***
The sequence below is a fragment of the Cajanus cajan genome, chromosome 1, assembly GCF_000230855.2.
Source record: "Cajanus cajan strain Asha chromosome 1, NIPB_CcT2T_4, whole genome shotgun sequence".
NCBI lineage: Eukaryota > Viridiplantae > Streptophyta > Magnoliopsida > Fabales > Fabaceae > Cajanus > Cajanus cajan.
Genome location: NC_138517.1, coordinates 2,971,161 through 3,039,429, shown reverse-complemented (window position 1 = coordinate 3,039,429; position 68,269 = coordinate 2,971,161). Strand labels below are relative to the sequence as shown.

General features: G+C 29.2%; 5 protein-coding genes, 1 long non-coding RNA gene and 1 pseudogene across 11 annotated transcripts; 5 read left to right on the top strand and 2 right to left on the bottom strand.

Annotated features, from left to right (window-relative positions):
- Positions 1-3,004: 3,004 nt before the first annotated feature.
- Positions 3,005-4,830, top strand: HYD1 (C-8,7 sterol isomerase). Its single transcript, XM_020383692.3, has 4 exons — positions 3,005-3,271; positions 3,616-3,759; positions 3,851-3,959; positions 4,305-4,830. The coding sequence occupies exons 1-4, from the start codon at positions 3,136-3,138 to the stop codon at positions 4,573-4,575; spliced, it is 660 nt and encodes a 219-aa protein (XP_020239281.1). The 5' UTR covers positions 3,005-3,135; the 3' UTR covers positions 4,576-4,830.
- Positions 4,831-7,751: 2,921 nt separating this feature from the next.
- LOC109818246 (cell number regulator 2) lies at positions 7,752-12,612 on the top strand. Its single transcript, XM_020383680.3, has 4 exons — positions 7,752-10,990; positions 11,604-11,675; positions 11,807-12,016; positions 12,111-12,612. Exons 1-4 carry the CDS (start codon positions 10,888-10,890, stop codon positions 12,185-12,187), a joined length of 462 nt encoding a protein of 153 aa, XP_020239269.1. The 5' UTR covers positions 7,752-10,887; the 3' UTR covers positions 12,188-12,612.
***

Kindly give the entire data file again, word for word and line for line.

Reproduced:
The sequence below is a fragment of the Cajanus cajan genome, chromosome 1, assembly GCF_000230855.2.
Source record: "Cajanus cajan strain Asha chromosome 1, NIPB_CcT2T_4, whole genome shotgun sequence".
NCBI lineage: Eukaryota > Viridiplantae > Streptophyta > Magnoliopsida > Fabales > Fabaceae > Cajanus > Cajanus cajan.
Genome location: NC_138517.1, coordinates 2,971,161 through 3,039,429, shown reverse-complemented (window position 1 = coordinate 3,039,429; position 68,269 = coordinate 2,971,161). Strand labels below are relative to the sequence as shown.

General features: G+C 29.2%; 5 protein-coding genes, 1 long non-coding RNA gene and 1 pseudogene across 11 annotated transcripts; 5 read left to right on the top strand and 2 right to left on the bottom strand.

Annotated features, from left to right (window-relative positions):
- Positions 1-3,004: 3,004 nt before the first annotated feature.
- Positions 3,005-4,830, top strand: HYD1 (C-8,7 sterol isomerase). Its single transcript, XM_020383692.3, has 4 exons — positions 3,005-3,271; positions 3,616-3,759; positions 3,851-3,959; positions 4,305-4,830. The coding sequence occupies exons 1-4, from the start codon at positions 3,136-3,138 to the stop codon at positions 4,573-4,575; spliced, it is 660 nt and encodes a 219-aa protein (XP_020239281.1). The 5' UTR covers positions 3,005-3,135; the 3' UTR covers positions 4,576-4,830.
- Positions 4,831-7,751: 2,921 nt separating this feature from the next.
- LOC109818246 (cell number regulator 2) lies at positions 7,752-12,612 on the top strand. Its single transcript, XM_020383680.3, has 4 exons — positions 7,752-10,990; positions 11,604-11,675; positions 11,807-12,016; positions 12,111-12,612. Exons 1-4 carry the CDS (start codon positions 10,888-10,890, stop codon positions 12,185-12,187), a joined length of 462 nt encoding a protein of 153 aa, XP_020239269.1. The 5' UTR covers positions 7,752-10,887; the 3' UTR covers positions 12,188-12,612.